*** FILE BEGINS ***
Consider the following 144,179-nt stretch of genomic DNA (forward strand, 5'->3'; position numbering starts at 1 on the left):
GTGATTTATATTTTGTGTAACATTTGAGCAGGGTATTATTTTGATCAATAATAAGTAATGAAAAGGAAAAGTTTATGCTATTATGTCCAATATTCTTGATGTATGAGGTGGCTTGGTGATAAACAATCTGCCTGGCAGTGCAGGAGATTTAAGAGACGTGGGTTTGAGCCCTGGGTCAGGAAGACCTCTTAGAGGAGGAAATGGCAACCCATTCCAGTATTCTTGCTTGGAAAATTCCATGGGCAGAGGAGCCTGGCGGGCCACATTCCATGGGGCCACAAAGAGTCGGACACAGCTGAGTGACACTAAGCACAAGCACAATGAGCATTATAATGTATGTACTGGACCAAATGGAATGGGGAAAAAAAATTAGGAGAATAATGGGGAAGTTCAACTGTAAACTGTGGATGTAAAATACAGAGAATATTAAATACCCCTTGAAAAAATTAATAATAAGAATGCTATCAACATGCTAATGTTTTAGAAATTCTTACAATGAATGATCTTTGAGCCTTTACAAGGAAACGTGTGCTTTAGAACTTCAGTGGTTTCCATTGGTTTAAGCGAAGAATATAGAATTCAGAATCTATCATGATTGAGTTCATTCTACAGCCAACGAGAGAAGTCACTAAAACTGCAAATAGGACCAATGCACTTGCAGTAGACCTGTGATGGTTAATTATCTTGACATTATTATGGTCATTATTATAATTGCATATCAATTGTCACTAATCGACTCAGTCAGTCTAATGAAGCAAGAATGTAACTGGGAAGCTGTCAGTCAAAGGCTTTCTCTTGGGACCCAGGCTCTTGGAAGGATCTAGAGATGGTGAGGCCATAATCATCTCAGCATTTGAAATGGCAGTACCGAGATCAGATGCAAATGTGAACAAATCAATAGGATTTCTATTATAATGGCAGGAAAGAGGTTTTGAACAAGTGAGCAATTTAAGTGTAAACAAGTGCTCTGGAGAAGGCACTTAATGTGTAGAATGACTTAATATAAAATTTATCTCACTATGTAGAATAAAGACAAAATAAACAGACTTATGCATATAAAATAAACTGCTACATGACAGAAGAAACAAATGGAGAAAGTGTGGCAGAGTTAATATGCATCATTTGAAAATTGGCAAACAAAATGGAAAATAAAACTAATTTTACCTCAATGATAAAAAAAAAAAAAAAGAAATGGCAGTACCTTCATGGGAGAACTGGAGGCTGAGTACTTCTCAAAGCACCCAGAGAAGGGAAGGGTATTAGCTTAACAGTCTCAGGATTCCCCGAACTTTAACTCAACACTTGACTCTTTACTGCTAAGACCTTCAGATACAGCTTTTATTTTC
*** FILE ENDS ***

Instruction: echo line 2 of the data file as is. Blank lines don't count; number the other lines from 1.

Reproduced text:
GTGATTTATATTTTGTGTAACATTTGAGCAGGGTATTATTTTGATCAATAATAAGTAATGAAAAGGAAAAGTTTATGCTATTATGTCCAATATTCTTGATGTATGAGGTGGCTTGGTGATAAACAATCTGCCTGGCAGTGCAGGAGATTTAAGAGACGTGGGTTTGAGCCCTGGGTCAGGAAGACCTCTTAGAGGAGGAAATGGCAACCCATTCCAGTATTCTTGCTTGGAAAATTCCATGGGCAGAGGAGCCTGGCGGGCCACATTCCATGGGGCCACAAAGAGTCGGACACAGCTGAGTGACACTAAGCACAAGCACAATGAGCATTATAATGTATGTACTGGACCAAATGGAATGGGGAAAAAAAATTAGGAGAATAATGGGGAAGTTCAACTGTAAACTGTGGATGTAAAATACAGAGAATATTAAATACCCCTTGAAAAAATTAATAATAAGAATGCTATCAACATGCTAATGTTTTAGAAATTCTTACAATGAATGATCTTTGAGCCTTTACAAGGAAACGTGTGCTTTAGAACTTCAGTGGTTTCCATTGGTTTAAGCGAAGAATATAGAATTCAGAATCTATCATGATTGAGTTCATTCTACAGCCAACGAGAGAAGTCACTAAAACTGCAAATAGGACCAATGCACTTGCAGTAGACCTGTGATGGTTAATTATCTTGACATTATTATGGTCATTATTATAATTGCATATCAATTGTCACTAATCGACTCAGTCAGTCTAATGAAGCAAGAATGTAACTGGGAAGCTGTCAGTCAAAGGCTTTCTCTTGGGACCCAGGCTCTTGGAAGGATCTAGAGATGGTGAGGCCATAATCATCTCAGCATTTGAAATGGCAGTACCGAGATCAGATGCAAATGTGAACAAATCAATAGGATTTCTATTATAATGGCAGGAAAGAGGTTTTGAACAAGTGAGCAATTTAAGTGTAAACAAGTGCTCTGGAGAAGGCACTTAATGTGTAGAATGACTTAATATAAAATTTATCTCACTATGTAGAATAAAGACAAAATAAACAGACTTATGCATATAAAATAAACTGCTACATGACAGAAGAAACAAATGGAGAAAGTGTGGCAGAGTTAATATGCATCATTTGAAAATTGGCAAACAAAATGGAAAATAAAACTAATTTTACCTCAATGATAAAAAAAAAAAAAAAGAAATGGCAGTACCTTCATGGGAGAACTGGAGGCTGAGTACTTCTCAAAGCACCCAGAGAAGGGAAGGGTATTAGCTTAACAGTCTCAGGATTCCCCGAACTTTAACTCAACACTTGACTCTTTACTGCTAAGACCTTCAGATACAGCTTTTATTTTC